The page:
I am privileged to have spent a large chunk of the last 7 years of my life with Chuck Ramirez. We traveled the world together, from Port Aransas to Paris to Iceland and he rocked the world, wherever he was. He, more than anyone I have ever known, experienced every place, every moment to its absolute fullest. Whether we were at a market in the South of France, shopping furiously for cheeses and squash blossoms, or decorating my Christmas tree to the Charlie Brown Christmas Special soundtrack while drinking eggnog, he was there, 110%, loving life for all that it is… profound and mundane! He had an enormous impact on me and my family (our children also traveled extensively with Chuck and consider him part of our family) and what he taught us and what I am determined to hold onto is his legacy of seeing the beauty in the mundane, of feeling the joy in the everyday, every moment, that we are alive. The last time I saw Chuck was Halloween night at my house. We were all hosting a group of German artists that were in town with an exchange through UTSA (they had been at his house two nights previously) and Chuck showed up, as always, early, dressed to the nines, as a lumberjack with a clever prop he made minutes before. I was running late, as always, and was just starting the risotto. He, as always, jumped right in to cooking mode, shortly after making a crisp vodka drink, he took over the risotto, stirring lovingly and inhaling deeply as fragrance filled the kitchen. I went on, preparing other things and side by side, as we had so many times before, created a beautiful meal together. Later that night he wowed various people at the party with his knowledge of art and imagery (we have nine of his artworks) and he planned on collaborating with another photographer who he met that night at our house. He loved the lasagna I had made and we had a lengthy discussion about Bolognese sauce (he was somewhat disenchanted and confounded that I had bought sauce in a jar because he thought the process of making the Bolognese was so beautiful in itself, yet he thought mine was so delicious). After everyone left, we retired poolside to discuss life and everything it had in store for us and under the moon of October 31, 2010, we broke into renditions of our favorite TV theme songs from the 70s, including the entire rendition of The Mary Tyler Moore Show and ending as we always did in the duet, “I am sixteen going on seventeen” from the Sound of Music, it was his favorite. He was the last to leave, armed with leftovers, and as I look back on our final night together I will never forget the lessons he taught me…to love where you are and who you are with, completely…to embrace the moment as if there is no tomorrow…and to see beauty in the everyday and the commonplace. What a gift he was to everyone who met him. We loved him so. It is with deepest sympathy and regret that I release our Chuckie into the immortal ether where he will continue to inhabit a rarefied place in our collective memory. We love him so.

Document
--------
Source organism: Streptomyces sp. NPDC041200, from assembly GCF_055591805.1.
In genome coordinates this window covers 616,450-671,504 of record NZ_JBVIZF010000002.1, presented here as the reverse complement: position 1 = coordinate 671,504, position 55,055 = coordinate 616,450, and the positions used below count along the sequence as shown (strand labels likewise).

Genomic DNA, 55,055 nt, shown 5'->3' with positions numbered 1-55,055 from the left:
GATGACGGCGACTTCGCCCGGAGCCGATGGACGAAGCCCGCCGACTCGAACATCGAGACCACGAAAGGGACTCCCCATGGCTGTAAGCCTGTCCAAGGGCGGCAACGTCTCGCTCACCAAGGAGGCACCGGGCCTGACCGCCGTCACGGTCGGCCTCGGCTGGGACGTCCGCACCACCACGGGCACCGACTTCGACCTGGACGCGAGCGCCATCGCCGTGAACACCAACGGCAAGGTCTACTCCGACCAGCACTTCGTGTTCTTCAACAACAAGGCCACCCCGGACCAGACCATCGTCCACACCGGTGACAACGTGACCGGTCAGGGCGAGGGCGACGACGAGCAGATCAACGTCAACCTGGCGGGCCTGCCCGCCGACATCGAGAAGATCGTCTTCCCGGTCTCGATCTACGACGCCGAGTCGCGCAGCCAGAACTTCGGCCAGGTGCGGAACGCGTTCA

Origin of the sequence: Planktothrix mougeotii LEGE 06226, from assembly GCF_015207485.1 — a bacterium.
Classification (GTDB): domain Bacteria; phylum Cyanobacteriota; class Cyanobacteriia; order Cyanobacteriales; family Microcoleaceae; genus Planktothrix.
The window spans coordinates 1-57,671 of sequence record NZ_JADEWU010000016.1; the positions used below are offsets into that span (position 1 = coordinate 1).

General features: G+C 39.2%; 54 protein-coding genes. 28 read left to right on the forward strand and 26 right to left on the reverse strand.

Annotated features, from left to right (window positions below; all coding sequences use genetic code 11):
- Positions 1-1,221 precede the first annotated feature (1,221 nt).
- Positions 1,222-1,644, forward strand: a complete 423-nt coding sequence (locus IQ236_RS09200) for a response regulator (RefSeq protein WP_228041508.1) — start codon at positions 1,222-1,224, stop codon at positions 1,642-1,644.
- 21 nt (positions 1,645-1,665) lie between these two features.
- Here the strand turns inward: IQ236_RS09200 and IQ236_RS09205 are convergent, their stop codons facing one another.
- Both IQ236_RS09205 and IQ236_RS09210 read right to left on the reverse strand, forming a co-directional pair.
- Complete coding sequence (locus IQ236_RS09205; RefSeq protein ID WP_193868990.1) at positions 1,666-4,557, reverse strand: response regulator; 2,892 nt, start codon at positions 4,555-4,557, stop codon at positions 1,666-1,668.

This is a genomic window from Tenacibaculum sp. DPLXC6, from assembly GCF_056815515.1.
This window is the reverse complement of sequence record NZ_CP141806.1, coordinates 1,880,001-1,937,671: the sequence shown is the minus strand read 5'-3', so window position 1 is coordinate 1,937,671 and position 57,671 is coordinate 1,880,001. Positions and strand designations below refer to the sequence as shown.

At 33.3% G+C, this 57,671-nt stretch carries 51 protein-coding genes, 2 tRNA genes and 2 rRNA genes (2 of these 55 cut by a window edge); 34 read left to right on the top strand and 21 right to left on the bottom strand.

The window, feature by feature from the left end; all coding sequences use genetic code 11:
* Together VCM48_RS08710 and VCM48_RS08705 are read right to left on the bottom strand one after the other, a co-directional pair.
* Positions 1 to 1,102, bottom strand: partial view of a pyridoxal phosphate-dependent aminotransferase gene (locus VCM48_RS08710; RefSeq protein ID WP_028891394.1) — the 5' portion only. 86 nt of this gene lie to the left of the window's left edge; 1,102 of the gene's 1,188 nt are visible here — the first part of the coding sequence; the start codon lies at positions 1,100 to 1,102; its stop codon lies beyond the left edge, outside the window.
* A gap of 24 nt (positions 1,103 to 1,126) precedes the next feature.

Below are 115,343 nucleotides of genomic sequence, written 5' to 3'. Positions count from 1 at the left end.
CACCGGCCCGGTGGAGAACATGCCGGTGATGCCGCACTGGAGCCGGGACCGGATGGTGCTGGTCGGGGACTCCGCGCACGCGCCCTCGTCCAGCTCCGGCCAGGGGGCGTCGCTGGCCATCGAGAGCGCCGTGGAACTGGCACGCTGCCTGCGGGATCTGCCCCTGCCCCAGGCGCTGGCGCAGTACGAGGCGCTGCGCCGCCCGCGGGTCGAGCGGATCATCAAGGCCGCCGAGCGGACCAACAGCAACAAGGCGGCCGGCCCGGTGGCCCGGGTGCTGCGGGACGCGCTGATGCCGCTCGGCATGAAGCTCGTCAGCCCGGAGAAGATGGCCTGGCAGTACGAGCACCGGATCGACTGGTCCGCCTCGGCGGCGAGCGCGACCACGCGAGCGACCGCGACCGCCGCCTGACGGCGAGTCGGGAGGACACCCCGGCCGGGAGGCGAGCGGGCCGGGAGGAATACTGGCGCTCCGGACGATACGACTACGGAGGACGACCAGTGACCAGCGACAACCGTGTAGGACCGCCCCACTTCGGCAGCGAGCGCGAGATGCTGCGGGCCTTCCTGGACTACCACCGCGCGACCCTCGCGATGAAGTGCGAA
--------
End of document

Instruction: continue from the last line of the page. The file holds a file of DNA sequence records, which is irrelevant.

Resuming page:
In the 90s, whenever Chuck and I would have some pocket money, we would throw one of our infamous bashes at my Botanica shop overflowing into his apartment upstairs. Eventually, all the art crowd would leave, all the cute boys would leave, and even all the hardcore partiers would leave. Chuck and I would be left alone with his cats and a fantastically messy post-party shop and apartment. All alone, we felt like happy, content spinsters who just threw a successful punch-and-cookie cotillion. However, we would be drunk and starving, never having bothered to have eaten at the party. This is when we would dig out from the back of Chuck’s refrigerator, a deluxe H-E-B prototype ham that Chuck would have left over from a photo shoot. It seems we never had a shortage of fancy hams. We would affectionately refer to the fancy ham du jour as “the boyfriend” and would spend the rest of the wee morning hours eating ham and recounting the glorious, outrageous and glamorous events of the evening.